Hops are the dried, flowering part of the hop plant. They are commonly used in brewing beer and as flavoring components in foods. Hops are also used to make medicine.
Hops are commonly used orally for anxiety, sleep disorders such as the inability to sleep (insomnia) or disturbed sleep due to rotating or nighttime work hours (shift work disorder), restlessness, tension, excitability, attention deficit-hyperactivity disorder (ADHD), nervousness, irritability, and symptoms of menopause among other uses. But there is limited scientific evidence to support using hopes for any of these conditions.
The chemicals in hops seem to have weak effects similar to the hormone estrogen. Some chemicals in hops also seem to reduce swelling, prevent infections, and cause sleepiness.
- Decline in memory and thinking skills that occurs normally with age. Early research shows that taking bitter acids from hops for 12 weeks can improve thinking skills and mental fatigue in older people. But it doesn’t seem to improve memory.
- Symptoms of menopause. Early research shows that taking a specific product containing hops extract daily does not improve menopausal symptoms such as hot flashes after 8-12 weeks of treatment.
- Sleep disorder due to rotating or night shifts (shift work disorder). Early research shows that drinking non-alcoholic beer containing hops at dinner can reduce the amount of time it takes to fall asleep by about 8 minutes in nurses working rotating or night shifts. It also seems to decrease total activity during the night and anxiety. However, it doesn’t appear to increase the total amount of time slept.
Our hops Growing Process
Our growers begin some ground preparation. Choose a south-facing location that receives plenty of daytime sunlight, ideally one that is slightly elevated and drains well.
Come spring, our growers place rhizomes of the same variety about 3 feet (1 meter) apart and keep different cultivars at least 6 feet (2 meters) from one another. Bury each rhizome about 6–12 inches (15–30 cm) deep, oriented horizontally.
Our growers goal is to provide enough water to help the plant establish its roots, but not so much that the rhizomes start to rot. Once the first shoots break the surface of the soil (2–4 weeks after planting), things will start moving quickly—it’s not uncommon for plants to grow up to a foot (30 cm) per day at the height of summer.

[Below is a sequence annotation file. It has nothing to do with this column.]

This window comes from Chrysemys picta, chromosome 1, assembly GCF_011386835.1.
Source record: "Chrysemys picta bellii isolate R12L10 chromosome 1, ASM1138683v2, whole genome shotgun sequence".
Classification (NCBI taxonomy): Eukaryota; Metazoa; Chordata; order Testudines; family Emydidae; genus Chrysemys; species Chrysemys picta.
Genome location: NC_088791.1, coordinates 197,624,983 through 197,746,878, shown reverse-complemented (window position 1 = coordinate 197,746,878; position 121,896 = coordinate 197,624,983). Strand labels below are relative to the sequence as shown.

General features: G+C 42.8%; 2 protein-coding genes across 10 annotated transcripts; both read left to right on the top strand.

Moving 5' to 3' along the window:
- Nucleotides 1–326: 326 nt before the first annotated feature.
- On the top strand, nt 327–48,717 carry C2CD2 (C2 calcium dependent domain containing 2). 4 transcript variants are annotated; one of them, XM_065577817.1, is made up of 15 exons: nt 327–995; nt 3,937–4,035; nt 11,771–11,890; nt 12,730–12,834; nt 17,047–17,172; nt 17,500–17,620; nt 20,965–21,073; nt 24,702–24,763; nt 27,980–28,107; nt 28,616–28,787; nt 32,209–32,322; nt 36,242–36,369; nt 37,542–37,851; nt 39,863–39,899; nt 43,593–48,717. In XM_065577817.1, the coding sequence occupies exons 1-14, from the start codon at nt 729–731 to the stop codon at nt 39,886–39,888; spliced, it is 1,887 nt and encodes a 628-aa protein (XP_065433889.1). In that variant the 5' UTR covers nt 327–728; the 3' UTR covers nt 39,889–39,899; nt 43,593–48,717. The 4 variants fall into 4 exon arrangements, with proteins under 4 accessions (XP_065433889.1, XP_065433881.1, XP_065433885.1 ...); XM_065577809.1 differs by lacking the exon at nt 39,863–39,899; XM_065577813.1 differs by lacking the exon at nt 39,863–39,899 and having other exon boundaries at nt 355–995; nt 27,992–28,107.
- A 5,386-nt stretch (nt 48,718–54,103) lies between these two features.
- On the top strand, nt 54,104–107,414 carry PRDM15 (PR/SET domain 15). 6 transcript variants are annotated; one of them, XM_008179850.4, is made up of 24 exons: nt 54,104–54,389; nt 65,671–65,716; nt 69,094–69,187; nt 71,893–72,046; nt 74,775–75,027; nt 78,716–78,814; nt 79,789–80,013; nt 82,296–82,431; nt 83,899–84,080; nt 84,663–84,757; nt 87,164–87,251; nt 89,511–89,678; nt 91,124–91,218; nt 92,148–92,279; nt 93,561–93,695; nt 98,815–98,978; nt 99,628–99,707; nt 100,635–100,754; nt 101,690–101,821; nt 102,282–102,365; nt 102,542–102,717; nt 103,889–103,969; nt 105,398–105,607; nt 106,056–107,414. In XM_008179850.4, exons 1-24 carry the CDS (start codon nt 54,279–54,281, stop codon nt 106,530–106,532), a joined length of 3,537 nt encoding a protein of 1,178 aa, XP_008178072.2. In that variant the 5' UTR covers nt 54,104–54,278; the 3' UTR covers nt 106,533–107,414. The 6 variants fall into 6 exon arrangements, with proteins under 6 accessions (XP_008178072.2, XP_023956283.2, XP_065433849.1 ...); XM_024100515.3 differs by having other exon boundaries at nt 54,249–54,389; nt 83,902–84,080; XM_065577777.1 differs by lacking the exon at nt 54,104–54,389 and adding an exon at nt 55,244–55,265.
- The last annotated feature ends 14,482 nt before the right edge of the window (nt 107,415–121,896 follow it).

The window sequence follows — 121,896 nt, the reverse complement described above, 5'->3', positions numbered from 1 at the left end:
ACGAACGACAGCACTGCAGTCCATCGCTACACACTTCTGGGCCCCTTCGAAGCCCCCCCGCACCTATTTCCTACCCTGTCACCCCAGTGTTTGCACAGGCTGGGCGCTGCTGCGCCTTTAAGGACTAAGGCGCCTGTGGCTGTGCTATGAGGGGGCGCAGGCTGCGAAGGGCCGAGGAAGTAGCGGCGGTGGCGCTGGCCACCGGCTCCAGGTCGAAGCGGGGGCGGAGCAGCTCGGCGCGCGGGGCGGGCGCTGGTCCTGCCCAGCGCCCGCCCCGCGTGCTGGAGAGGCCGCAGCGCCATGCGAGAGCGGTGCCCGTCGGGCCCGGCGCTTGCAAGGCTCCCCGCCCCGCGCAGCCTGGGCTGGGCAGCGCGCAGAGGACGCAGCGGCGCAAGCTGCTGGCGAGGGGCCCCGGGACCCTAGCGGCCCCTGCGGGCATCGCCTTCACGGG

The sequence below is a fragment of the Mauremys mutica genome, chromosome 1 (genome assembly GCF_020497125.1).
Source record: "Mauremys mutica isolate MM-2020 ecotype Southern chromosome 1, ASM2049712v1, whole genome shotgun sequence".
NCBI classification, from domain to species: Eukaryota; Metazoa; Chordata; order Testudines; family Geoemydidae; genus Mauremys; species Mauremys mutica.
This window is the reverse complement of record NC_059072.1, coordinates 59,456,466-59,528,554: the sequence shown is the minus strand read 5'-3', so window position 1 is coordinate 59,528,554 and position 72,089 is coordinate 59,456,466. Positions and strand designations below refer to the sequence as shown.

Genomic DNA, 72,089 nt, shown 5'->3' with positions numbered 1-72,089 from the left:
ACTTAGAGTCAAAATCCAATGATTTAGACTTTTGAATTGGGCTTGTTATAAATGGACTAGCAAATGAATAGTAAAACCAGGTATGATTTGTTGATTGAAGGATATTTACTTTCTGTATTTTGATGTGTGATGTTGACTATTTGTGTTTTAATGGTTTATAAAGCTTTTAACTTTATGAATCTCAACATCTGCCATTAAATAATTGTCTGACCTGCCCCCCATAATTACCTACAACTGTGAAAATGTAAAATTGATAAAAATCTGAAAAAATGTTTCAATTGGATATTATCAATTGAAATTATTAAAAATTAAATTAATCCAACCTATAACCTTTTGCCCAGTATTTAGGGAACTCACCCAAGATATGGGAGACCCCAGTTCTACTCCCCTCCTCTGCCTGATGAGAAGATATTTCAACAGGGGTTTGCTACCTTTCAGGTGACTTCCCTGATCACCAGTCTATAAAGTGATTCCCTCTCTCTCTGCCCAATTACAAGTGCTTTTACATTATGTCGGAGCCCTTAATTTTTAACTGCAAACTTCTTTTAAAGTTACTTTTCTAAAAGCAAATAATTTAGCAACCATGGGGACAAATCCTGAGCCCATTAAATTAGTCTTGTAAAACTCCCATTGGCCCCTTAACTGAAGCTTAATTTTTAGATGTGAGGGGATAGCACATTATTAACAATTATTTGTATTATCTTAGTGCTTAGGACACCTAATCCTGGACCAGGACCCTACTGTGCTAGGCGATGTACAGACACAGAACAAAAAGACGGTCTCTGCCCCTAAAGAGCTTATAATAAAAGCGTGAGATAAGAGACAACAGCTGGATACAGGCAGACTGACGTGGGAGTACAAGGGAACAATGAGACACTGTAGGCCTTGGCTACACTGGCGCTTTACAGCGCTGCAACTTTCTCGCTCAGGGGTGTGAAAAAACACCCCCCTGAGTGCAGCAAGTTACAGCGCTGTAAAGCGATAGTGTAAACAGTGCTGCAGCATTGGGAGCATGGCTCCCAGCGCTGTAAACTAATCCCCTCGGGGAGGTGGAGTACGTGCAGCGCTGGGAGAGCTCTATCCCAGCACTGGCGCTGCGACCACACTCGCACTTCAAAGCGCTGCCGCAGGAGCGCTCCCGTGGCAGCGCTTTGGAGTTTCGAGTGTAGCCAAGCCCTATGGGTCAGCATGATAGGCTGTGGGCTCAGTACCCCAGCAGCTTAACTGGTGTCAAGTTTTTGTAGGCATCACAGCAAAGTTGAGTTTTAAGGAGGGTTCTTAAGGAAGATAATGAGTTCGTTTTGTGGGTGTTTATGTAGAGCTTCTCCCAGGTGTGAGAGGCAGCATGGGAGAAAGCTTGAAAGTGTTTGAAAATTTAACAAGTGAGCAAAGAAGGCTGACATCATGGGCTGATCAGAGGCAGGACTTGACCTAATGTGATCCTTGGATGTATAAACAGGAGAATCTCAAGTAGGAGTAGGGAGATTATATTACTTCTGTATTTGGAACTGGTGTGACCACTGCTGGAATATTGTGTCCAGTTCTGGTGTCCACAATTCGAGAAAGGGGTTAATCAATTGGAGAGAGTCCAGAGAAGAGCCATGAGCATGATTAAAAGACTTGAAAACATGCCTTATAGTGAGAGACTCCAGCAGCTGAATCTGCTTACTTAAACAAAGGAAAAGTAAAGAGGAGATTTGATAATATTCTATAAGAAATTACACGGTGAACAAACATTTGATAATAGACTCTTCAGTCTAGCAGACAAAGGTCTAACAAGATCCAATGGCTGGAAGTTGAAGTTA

By late August or early September, the cones will lighten in color and begin to dry and feel papery. These visual and tactile clues are your indication that it’s time to harvest, though a more scientific approach is to conduct a dry matter test. Once our growers have made the decision to harvest, they simply snip the top of the twine that the plant has climbed and lay the bine flat on the ground. Our growers pick the cones from the bine and either use them straight away (within 24 hours) in a wet-hopped beer or dry them for future use. Our growers leave the bines attached to the plant until the first frost, then cut the plants about a foot (30 cm) above the ground and discard the bines in preparation for winter.
Our high capacity makeshift racks handles the harvest. Our growers aim for brittle, papery-feeling hops cones with stems that snap when bent. Our warm warehouse is an ideal location in which we dry our hops because it’s out of the sun but hot enough (without being too hot) to encourage rapid dehydration.
Our growers vacuum seal them to keep oxidation at bay and freeze them to preserve freshness. Well-stored hops should remain good for at least a year. But our growers brew as frequently to ensure that they last that long.